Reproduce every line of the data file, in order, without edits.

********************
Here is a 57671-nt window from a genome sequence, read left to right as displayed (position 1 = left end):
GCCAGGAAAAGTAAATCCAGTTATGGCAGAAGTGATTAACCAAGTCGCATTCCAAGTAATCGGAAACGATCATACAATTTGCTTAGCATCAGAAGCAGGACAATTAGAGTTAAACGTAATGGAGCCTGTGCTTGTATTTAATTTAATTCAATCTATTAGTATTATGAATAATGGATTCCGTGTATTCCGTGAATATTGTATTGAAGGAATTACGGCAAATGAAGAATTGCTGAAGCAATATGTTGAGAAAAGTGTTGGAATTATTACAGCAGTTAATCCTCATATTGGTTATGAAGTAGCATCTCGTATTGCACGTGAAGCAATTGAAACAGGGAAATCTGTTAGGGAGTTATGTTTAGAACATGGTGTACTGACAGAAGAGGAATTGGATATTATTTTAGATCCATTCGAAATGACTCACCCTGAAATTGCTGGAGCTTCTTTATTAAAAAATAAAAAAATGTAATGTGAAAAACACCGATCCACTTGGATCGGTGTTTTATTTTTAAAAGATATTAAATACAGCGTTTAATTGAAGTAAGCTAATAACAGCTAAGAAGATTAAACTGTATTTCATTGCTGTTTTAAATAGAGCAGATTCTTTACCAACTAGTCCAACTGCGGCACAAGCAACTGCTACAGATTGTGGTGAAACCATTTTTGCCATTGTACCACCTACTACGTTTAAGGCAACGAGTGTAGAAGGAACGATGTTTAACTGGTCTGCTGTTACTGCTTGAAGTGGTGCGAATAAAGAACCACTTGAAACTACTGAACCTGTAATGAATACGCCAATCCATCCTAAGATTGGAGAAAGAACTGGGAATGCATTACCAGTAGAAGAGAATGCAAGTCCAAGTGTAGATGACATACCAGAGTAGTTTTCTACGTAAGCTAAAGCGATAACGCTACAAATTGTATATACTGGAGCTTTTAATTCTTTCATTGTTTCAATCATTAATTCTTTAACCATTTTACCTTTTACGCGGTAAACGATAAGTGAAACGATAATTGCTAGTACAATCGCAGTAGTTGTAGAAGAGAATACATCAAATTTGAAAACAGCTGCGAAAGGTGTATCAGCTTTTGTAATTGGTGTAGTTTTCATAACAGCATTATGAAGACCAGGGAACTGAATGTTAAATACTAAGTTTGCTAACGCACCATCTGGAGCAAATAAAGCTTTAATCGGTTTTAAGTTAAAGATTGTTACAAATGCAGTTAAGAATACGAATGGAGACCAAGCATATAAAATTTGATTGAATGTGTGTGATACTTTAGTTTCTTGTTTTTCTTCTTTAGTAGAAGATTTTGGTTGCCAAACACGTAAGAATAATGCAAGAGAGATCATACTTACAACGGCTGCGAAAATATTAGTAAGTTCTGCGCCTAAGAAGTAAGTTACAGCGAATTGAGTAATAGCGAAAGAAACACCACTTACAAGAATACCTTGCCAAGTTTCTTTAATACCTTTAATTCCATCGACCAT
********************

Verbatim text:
Here is a 57671-nt window from a genome sequence, read left to right as displayed (position 1 = left end):
GCCAGGAAAAGTAAATCCAGTTATGGCAGAAGTGATTAACCAAGTCGCATTCCAAGTAATCGGAAACGATCATACAATTTGCTTAGCATCAGAAGCAGGACAATTAGAGTTAAACGTAATGGAGCCTGTGCTTGTATTTAATTTAATTCAATCTATTAGTATTATGAATAATGGATTCCGTGTATTCCGTGAATATTGTATTGAAGGAATTACGGCAAATGAAGAATTGCTGAAGCAATATGTTGAGAAAAGTGTTGGAATTATTACAGCAGTTAATCCTCATATTGGTTATGAAGTAGCATCTCGTATTGCACGTGAAGCAATTGAAACAGGGAAATCTGTTAGGGAGTTATGTTTAGAACATGGTGTACTGACAGAAGAGGAATTGGATATTATTTTAGATCCATTCGAAATGACTCACCCTGAAATTGCTGGAGCTTCTTTATTAAAAAATAAAAAAATGTAATGTGAAAAACACCGATCCACTTGGATCGGTGTTTTATTTTTAAAAGATATTAAATACAGCGTTTAATTGAAGTAAGCTAATAACAGCTAAGAAGATTAAACTGTATTTCATTGCTGTTTTAAATAGAGCAGATTCTTTACCAACTAGTCCAACTGCGGCACAAGCAACTGCTACAGATTGTGGTGAAACCATTTTTGCCATTGTACCACCTACTACGTTTAAGGCAACGAGTGTAGAAGGAACGATGTTTAACTGGTCTGCTGTTACTGCTTGAAGTGGTGCGAATAAAGAACCACTTGAAACTACTGAACCTGTAATGAATACGCCAATCCATCCTAAGATTGGAGAAAGAACTGGGAATGCATTACCAGTAGAAGAGAATGCAAGTCCAAGTGTAGATGACATACCAGAGTAGTTTTCTACGTAAGCTAAAGCGATAACGCTACAAATTGTATATACTGGAGCTTTTAATTCTTTCATTGTTTCAATCATTAATTCTTTAACCATTTTACCTTTTACGCGGTAAACGATAAGTGAAACGATAATTGCTAGTACAATCGCAGTAGTTGTAGAAGAGAATACATCAAATTTGAAAACAGCTGCGAAAGGTGTATCAGCTTTTGTAATTGGTGTAGTTTTCATAACAGCATTATGAAGACCAGGGAACTGAATGTTAAATACTAAGTTTGCTAACGCACCATCTGGAGCAAATAAAGCTTTAATCGGTTTTAAGTTAAAGATTGTTACAAATGCAGTTAAGAATACGAATGGAGACCAAGCATATAAAATTTGATTGAATGTGTGTGATACTTTAGTTTCTTGTTTTTCTTCTTTAGTAGAAGATTTTGGTTGCCAAACACGTAAGAATAATGCAAGAGAGATCATACTTACAACGGCTGCGAAAATATTAGTAAGTTCTGCGCCTAAGAAGTAAGTTACAGCGAATTGAGTAATAGCGAAAGAAACACCACTTACAAGAATACCTTGCCAAGTTTCTTTAATACCTTTAATTCCATCGACCAT